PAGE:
Svenksa Spel revenue rises in Q1 despite new RG measures
Svenska Spel reported that the company’s land-based Casino Cosmopol and Vegas slot offerings were negatively affected by a “deteriorating financial situation” in Q1, related to tightened consumer budgets and strengthened responsible gambling measures.
Despite these twin pressures, the division experienced a 3% increase in revenue for the three-month period ending 31 March. Svenska Spel said that this was because the retail and land-based casino segments were able to operate at full capacity during the period, compared to the same period the previous year when shortened opening times were operational due to effects of the Covid-19 pandemic.
“Even in an uncertain time, we continue to create long-term value for customers, owners and employees, as well as for Swedish sports and society in general,” said Svenska Spel president and CEO Patrik Hofbauer.
“We do this by our surplus going to the treasury and by our support for Swedish sports. But also by offering sustainable and fun gaming experiences.”
Svenska Spel Q1 results
In the first quarter of 2023, the company reported an operating profit of SEK612m, a 3% rise from the SEK595m the business announced in the same period the previous year, amounting to an operating margin of 31%.
Following the addition of financial investments, Svenska Spel reported a pre-tax profit of SEK639m, an 8.5% rise compared to the SEK589m achieved the previous year. The Swedish government taxed the profit SEK132m, resulting in a result for the period of SEK507m.
Quarter-on-quarter the company’s online revenue increased 8%, now comprising 52% of Svenka Spel’s total revenue for the year, compared to the 49% achieved by the company in the same period of the previous year.
The organisation announced that its Sports & Casino division experienced 2% revenue growth year-on-year. The company ascribed this to good progress made in the development in pool games, particularly its Stryktipset and Powerplay offerings.
“During the quarter, we have distributed 52 thousand in winnings in number games and lotteries with a total value of more than SEK291m,” said Hofbauer.
For the quarter, the business saw personnel costs rise 10.8% year-on-year to SEK309m. Despite this, the business’ other expenses fell 4.2% year-on-year to SEK433m, as opposed to the SEK452m Svenska Spel spent in the same period the previous year.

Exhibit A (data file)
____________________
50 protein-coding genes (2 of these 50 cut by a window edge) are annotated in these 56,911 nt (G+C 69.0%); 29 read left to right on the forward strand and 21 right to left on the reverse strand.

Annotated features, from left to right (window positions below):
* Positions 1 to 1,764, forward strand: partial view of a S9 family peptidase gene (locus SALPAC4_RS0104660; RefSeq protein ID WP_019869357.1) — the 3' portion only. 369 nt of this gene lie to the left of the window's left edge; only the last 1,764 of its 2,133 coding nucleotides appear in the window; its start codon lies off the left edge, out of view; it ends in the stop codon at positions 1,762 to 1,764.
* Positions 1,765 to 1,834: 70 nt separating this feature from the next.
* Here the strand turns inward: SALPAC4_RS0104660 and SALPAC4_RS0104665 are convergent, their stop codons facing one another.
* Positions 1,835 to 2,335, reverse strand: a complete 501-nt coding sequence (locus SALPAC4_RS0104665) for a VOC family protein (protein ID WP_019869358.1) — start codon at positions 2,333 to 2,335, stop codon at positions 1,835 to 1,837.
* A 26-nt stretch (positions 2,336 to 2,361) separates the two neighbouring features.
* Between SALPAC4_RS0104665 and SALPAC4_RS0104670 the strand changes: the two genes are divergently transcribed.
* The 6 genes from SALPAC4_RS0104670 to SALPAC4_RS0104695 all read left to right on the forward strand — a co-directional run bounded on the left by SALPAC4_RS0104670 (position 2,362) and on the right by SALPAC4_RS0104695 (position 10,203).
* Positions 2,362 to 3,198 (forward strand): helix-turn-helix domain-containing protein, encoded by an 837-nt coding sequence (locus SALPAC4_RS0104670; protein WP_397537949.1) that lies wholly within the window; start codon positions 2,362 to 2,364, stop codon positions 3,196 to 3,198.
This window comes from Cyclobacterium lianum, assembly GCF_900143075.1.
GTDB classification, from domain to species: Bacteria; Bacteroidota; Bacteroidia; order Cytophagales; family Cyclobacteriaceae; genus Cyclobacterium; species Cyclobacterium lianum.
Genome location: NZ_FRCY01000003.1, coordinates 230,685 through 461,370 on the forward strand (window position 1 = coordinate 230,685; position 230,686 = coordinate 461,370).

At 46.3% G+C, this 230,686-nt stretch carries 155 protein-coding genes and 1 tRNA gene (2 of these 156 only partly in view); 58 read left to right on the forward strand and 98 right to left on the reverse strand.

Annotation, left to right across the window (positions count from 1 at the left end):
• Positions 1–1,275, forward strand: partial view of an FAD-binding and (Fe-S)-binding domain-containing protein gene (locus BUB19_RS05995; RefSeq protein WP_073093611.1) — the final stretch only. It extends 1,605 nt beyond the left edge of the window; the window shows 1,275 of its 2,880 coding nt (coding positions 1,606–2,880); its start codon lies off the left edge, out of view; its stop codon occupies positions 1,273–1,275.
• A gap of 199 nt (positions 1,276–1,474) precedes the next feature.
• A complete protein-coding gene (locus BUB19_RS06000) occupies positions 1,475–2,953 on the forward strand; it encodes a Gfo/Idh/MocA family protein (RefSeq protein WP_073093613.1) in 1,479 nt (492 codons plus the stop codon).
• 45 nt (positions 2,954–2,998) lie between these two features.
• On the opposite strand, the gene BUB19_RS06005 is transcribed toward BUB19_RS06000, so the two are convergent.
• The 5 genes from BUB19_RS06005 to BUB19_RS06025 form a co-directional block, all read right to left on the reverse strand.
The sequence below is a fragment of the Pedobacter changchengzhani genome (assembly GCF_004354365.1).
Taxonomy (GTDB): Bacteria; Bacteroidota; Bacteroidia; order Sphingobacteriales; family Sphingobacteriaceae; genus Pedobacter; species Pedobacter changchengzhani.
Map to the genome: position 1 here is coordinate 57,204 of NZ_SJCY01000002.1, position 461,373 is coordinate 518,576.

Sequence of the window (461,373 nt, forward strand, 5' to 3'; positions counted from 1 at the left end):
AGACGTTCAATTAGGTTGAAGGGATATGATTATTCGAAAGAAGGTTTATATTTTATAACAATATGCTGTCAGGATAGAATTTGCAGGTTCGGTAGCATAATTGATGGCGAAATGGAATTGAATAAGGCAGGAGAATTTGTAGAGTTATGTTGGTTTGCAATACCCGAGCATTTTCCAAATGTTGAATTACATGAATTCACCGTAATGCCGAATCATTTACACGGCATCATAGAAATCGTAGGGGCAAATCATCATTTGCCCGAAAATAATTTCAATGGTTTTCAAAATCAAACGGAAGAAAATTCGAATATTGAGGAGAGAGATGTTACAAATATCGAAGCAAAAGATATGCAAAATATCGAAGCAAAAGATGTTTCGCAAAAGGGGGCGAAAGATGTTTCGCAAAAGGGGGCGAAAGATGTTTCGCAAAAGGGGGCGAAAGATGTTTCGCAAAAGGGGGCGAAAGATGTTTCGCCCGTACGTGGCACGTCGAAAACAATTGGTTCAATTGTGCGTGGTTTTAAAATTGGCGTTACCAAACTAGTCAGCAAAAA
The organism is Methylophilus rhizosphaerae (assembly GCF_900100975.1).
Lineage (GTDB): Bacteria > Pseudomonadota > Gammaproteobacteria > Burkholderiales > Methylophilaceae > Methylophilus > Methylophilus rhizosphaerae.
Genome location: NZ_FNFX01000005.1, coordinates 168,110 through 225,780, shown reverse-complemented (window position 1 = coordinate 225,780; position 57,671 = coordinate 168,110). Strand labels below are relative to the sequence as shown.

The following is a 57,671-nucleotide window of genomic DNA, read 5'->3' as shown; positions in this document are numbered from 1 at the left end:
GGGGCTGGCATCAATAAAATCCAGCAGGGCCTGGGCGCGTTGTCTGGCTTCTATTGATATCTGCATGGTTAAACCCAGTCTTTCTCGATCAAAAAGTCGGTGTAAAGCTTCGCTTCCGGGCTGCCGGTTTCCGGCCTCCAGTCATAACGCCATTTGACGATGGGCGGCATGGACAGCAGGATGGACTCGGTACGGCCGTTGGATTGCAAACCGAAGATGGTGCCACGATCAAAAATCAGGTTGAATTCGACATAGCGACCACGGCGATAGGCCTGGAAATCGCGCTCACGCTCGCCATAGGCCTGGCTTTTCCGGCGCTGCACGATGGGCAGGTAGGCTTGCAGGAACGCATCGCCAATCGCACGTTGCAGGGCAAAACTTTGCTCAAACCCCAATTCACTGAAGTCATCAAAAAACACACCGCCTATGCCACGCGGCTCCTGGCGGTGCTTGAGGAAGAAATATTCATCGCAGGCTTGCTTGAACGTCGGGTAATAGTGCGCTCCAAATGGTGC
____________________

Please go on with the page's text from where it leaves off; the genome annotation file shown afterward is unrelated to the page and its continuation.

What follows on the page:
Introduction of supplier licences
The Swedish gaming sector is also bracing for the introduction of B2B supplier licences, of which 48 have now been issued by the Swedish Gambling Authority, as the market prepares for such authorisation to be a requirement for providers entering into agreements with operators.
Many different types of suppliers have received clearance from the regulator, ranging in size from large state-owned entities, stock exchange-listed companies, to a number of relatively unknown actors.
The Swedish subsidiary of 888 Holdings, 888 Sweden, received a gaming software licence, as did Light & Wonder-owned development studio Elk Studios and German gaming business Tipwin. BeyondPlay and its Malta branch obtained a licence, as well as Entain subsidiary Entain Operations.
In addition, the UK division of Gauselmann Group Blueprint Gaming acquired a licence, as well as B2B supplier Wazdan.
“We’re delighted to have been granted a B2B supplier permit by the Swedish Gambling Authority and we thank them for a swift, smooth process,” said Wazdan CEO Michal Imiolek.
“It also serves as a testament to the consistent hard work of our compliance team, making sure we’re compliant with regulatory requirements and player safety obligations in igaming markets around the globe.
“Sweden is an important territory for Blueprint, so we’re naturally delighted to ensure our continued commitment to supply games to this region,” added Blueprint director of operations Thomas O’Halleran.
“This new approval allows us to continue our growth and development of content that Swedish players will continue to enjoy and return to.”